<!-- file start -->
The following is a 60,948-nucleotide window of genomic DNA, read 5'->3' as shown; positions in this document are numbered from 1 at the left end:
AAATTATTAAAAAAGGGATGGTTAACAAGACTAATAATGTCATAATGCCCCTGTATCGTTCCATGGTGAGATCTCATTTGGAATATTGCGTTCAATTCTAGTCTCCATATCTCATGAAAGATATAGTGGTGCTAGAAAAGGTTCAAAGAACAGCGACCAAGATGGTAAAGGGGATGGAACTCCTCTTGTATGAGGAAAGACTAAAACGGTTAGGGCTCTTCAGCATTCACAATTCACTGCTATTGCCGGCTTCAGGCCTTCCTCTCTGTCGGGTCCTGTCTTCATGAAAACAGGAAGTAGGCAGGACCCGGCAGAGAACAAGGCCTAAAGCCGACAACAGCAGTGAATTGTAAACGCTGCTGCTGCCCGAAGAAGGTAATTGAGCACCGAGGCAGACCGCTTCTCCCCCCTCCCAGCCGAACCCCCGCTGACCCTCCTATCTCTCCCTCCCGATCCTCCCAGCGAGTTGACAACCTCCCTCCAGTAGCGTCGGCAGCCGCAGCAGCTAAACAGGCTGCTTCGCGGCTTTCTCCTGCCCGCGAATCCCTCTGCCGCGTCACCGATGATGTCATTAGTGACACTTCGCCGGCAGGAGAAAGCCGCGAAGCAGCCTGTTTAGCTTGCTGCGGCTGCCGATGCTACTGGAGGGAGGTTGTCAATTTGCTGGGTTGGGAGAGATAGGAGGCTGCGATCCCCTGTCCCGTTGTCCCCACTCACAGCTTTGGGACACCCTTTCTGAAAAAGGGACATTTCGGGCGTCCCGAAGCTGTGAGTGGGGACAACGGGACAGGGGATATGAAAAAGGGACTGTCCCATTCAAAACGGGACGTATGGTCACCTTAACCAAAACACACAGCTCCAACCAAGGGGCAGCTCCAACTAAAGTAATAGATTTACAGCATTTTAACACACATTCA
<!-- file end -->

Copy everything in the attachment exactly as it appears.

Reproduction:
The following is a 60,948-nucleotide window of genomic DNA, read 5'->3' as shown; positions in this document are numbered from 1 at the left end:
AAATTATTAAAAAAGGGATGGTTAACAAGACTAATAATGTCATAATGCCCCTGTATCGTTCCATGGTGAGATCTCATTTGGAATATTGCGTTCAATTCTAGTCTCCATATCTCATGAAAGATATAGTGGTGCTAGAAAAGGTTCAAAGAACAGCGACCAAGATGGTAAAGGGGATGGAACTCCTCTTGTATGAGGAAAGACTAAAACGGTTAGGGCTCTTCAGCATTCACAATTCACTGCTATTGCCGGCTTCAGGCCTTCCTCTCTGTCGGGTCCTGTCTTCATGAAAACAGGAAGTAGGCAGGACCCGGCAGAGAACAAGGCCTAAAGCCGACAACAGCAGTGAATTGTAAACGCTGCTGCTGCCCGAAGAAGGTAATTGAGCACCGAGGCAGACCGCTTCTCCCCCCTCCCAGCCGAACCCCCGCTGACCCTCCTATCTCTCCCTCCCGATCCTCCCAGCGAGTTGACAACCTCCCTCCAGTAGCGTCGGCAGCCGCAGCAGCTAAACAGGCTGCTTCGCGGCTTTCTCCTGCCCGCGAATCCCTCTGCCGCGTCACCGATGATGTCATTAGTGACACTTCGCCGGCAGGAGAAAGCCGCGAAGCAGCCTGTTTAGCTTGCTGCGGCTGCCGATGCTACTGGAGGGAGGTTGTCAATTTGCTGGGTTGGGAGAGATAGGAGGCTGCGATCCCCTGTCCCGTTGTCCCCACTCACAGCTTTGGGACACCCTTTCTGAAAAAGGGACATTTCGGGCGTCCCGAAGCTGTGAGTGGGGACAACGGGACAGGGGATATGAAAAAGGGACTGTCCCATTCAAAACGGGACGTATGGTCACCTTAACCAAAACACACAGCTCCAACCAAGGGGCAGCTCCAACTAAAGTAATAGATTTACAGCATTTTAACACACATTCA